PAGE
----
Planet GOOG

Get Your Internet On: Google Is Giving Free Wifi to Southwest Chelsea [UPDATED]

Do a little celebratory dance, ya'll.

Do a little celebratory dance.

Give it up for GOOG, boys and girls: Later this morning, the search behemoth is expected to announce an initiative to blanket southwest Chelsea with free Wifi. That’ll mean easier access to the Internet for not just Chelsea Market shoppers and Google employees, but also residents of the NYCHA-run Fulton Houses and several local public schools.

Nice to see someone getting after that digital divide.

The program will be announced in a press conference scheduled for 10:30, and it looks to be a splashy one. We know Mayor Bloomberg will be attending, and TechCrunch reports that Google CTO Ben Fried and Senator Charles Schumer will both be there, as well.

This will be the largest Wifi network in the city, and TechCrunch says it’ll stretch from Gansevoort to 19th Streets and from 8th Avenue to the West Side Highway. Okay, so maybe not quite the have-nots.

Google’s New York outpost is, of course, located in the neighborhood, and we can think of few better ways to make nice with the neighbors than opening up your Wifi network. It’s also worth mentioning that Google’s Alex Abelin sits on the Board of Directors of the Chelsea Improvement Company, the company’s partner in the program.

Despite the universal fondness for such an amenity, we can’t help but be a bit disappointed–because there was some talk that this might be an announcement about Google Fiber. The theory wasn’t totally out of left field: Business Insider reports that the company recently posted a job listing for a Google Fiber sales rep based in New York City.

Dare to dream!

Updated: It’s quite clear that everyone involved in this initiative wants the populist story front-and-center. We arrived at the presser to discover that it was not at Google’s Chelsea outpost, as we had expected, but rather in the back garden of the Fulton Houses’ senior center, NYCHA-style towers looming on either side. The facility will be the only part of the network specifically meant to reach indoors.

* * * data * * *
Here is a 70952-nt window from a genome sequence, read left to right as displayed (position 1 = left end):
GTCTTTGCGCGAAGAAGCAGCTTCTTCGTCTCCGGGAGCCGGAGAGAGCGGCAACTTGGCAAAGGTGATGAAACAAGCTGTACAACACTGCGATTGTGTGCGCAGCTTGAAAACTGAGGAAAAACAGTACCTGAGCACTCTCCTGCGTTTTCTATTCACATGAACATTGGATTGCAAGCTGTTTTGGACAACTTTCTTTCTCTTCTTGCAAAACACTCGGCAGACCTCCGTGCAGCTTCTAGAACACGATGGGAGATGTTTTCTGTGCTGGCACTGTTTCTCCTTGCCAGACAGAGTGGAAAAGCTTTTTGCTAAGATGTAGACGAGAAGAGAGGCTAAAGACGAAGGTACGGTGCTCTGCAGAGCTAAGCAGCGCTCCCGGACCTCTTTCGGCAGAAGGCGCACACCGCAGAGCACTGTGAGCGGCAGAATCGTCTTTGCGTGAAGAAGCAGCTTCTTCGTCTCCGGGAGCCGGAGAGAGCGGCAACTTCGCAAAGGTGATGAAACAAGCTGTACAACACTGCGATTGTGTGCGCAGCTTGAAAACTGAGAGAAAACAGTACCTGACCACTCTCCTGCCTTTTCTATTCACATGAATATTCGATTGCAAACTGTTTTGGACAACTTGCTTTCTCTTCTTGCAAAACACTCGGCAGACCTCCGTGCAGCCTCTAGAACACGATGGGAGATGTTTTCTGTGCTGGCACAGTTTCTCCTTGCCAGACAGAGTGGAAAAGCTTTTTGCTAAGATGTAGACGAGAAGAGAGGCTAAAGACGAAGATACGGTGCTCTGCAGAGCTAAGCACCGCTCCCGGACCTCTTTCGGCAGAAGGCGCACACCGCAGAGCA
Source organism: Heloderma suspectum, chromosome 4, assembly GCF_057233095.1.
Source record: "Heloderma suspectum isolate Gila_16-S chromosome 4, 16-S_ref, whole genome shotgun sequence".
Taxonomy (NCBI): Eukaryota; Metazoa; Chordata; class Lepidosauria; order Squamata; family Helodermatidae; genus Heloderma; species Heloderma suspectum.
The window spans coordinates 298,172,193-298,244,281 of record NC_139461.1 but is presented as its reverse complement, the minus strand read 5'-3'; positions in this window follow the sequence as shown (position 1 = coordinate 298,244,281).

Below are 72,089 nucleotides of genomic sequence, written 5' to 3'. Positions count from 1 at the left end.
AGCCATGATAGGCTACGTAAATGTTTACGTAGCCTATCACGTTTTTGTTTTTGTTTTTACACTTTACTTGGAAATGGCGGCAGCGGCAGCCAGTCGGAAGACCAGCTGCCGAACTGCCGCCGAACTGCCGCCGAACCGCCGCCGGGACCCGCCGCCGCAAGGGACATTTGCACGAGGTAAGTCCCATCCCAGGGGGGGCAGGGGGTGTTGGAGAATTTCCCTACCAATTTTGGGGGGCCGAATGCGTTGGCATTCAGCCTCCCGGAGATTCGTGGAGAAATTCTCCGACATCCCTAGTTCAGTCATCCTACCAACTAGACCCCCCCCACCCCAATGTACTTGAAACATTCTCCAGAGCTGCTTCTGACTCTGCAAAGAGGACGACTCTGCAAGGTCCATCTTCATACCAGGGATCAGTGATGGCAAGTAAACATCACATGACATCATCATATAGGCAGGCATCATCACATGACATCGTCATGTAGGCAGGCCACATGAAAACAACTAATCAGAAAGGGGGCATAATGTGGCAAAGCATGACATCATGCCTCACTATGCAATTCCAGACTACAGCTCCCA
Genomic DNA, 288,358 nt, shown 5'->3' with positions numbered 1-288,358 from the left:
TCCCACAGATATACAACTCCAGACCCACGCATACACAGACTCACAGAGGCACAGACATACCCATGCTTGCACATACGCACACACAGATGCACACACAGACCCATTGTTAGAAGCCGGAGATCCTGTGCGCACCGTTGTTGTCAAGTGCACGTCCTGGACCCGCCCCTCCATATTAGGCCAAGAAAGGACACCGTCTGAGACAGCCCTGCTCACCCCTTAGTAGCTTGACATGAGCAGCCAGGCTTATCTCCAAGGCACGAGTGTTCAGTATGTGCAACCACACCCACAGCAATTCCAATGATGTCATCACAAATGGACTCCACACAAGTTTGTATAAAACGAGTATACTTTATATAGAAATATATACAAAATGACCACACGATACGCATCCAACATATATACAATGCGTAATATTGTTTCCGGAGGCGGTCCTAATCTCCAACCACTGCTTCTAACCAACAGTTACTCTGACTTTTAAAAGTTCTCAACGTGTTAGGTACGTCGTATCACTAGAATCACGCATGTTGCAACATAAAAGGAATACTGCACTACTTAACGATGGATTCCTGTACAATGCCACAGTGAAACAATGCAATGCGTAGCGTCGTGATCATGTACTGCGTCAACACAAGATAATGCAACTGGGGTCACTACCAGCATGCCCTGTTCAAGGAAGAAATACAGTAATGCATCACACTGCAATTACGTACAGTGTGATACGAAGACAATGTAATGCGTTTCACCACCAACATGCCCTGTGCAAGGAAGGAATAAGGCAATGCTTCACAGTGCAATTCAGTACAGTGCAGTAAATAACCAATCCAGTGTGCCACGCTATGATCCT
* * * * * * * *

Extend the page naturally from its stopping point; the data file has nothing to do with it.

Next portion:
Google CIO Brian Fried stepped up to the mic and boiled it down: “The bottom line is all you need is a laptop or smartphone or other wireless-enabled device and a web browser to get online.”

“I think we all know that the Internet has the power to connect not just the people around the world but also bring together diverse communities like this one in Chelsea,” he added, before ceding the floor to the politicians.

We heard Senator Charles Schumer before we saw him: “Nice to see you folks; looks like all of Chelsea is here,” he chattered with that trademark grin. Mayor Bloomberg follows silently behind, with his typical all-business aura. At the sight of his stern face, an elderly woman saucily called out from the back, “Good morning, Mr. Mayor!”

20130108 110542 Get Your Internet On: Google Is Giving Free Wifi to Southwest Chelsea [UPDATED]

On the scene.

“I just want to say, these are my talking points,” said Senator Schumer, adding, “Guess what? I got them courtesy of the new Internet Wifi.” He proceeded to kvetch for a couple of moments about the price of Wifi in places like planes, before noting that the total cost of installation was so low that “the mayor and I are talking maybe we can do this for the whole city.”

Before you get too excited, Mayor Bloomberg didn’t seem to bite. He followed the senator and, after informing Mr. Fried that having merely the second-largest Google office didn’t sit too well with him, he added regarding the idea of citywide free Wifi “The Senator is going to provide the federal monies, I’m sure, so that the Wifi is free. Keep in mind somebody‘s got to pay for the Wifi.”

It was a little like watching two roosters warily circle each other in a barnyard, ya’ll.

After that the politicos ditched, but Mr. Fried stuck around long enough for a brief Q&A. He explained a bit about Google’s motives in partnering with the Chelsea Improvement Company for such a big network: “We’re citizens of this community and this district, and it’s important to us as citizens to contribute back to the district, and I think this is a way we can do it that resonates with us.”

We’re sure the fact that Google’s business benefits from having literally everyone on the Internet doesn’t influence their thinking at all, no way.

Follow Kelly Faircloth on Twitter or via RSS. kfaircloth@observer.com